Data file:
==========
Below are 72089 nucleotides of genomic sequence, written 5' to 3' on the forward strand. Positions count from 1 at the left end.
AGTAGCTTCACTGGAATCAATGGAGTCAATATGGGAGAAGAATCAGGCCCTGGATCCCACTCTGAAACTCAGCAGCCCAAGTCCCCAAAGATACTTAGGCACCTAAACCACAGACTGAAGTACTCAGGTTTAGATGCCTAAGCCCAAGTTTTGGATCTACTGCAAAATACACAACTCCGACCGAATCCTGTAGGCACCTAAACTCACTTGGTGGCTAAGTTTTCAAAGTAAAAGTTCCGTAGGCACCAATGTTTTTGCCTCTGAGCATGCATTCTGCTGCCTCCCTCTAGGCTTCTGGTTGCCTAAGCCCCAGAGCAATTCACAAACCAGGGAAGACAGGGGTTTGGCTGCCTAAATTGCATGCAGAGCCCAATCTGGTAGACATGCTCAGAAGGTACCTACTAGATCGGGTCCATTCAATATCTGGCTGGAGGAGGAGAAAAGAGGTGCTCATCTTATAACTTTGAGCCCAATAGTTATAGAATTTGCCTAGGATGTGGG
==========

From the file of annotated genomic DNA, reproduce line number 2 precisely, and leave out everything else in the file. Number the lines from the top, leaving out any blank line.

AGTAGCTTCACTGGAATCAATGGAGTCAATATGGGAGAAGAATCAGGCCCTGGATCCCACTCTGAAACTCAGCAGCCCAAGTCCCCAAAGATACTTAGGCACCTAAACCACAGACTGAAGTACTCAGGTTTAGATGCCTAAGCCCAAGTTTTGGATCTACTGCAAAATACACAACTCCGACCGAATCCTGTAGGCACCTAAACTCACTTGGTGGCTAAGTTTTCAAAGTAAAAGTTCCGTAGGCACCAATGTTTTTGCCTCTGAGCATGCATTCTGCTGCCTCCCTCTAGGCTTCTGGTTGCCTAAGCCCCAGAGCAATTCACAAACCAGGGAAGACAGGGGTTTGGCTGCCTAAATTGCATGCAGAGCCCAATCTGGTAGACATGCTCAGAAGGTACCTACTAGATCGGGTCCATTCAATATCTGGCTGGAGGAGGAGAAAAGAGGTGCTCATCTTATAACTTTGAGCCCAATAGTTATAGAATTTGCCTAGGATGTGGG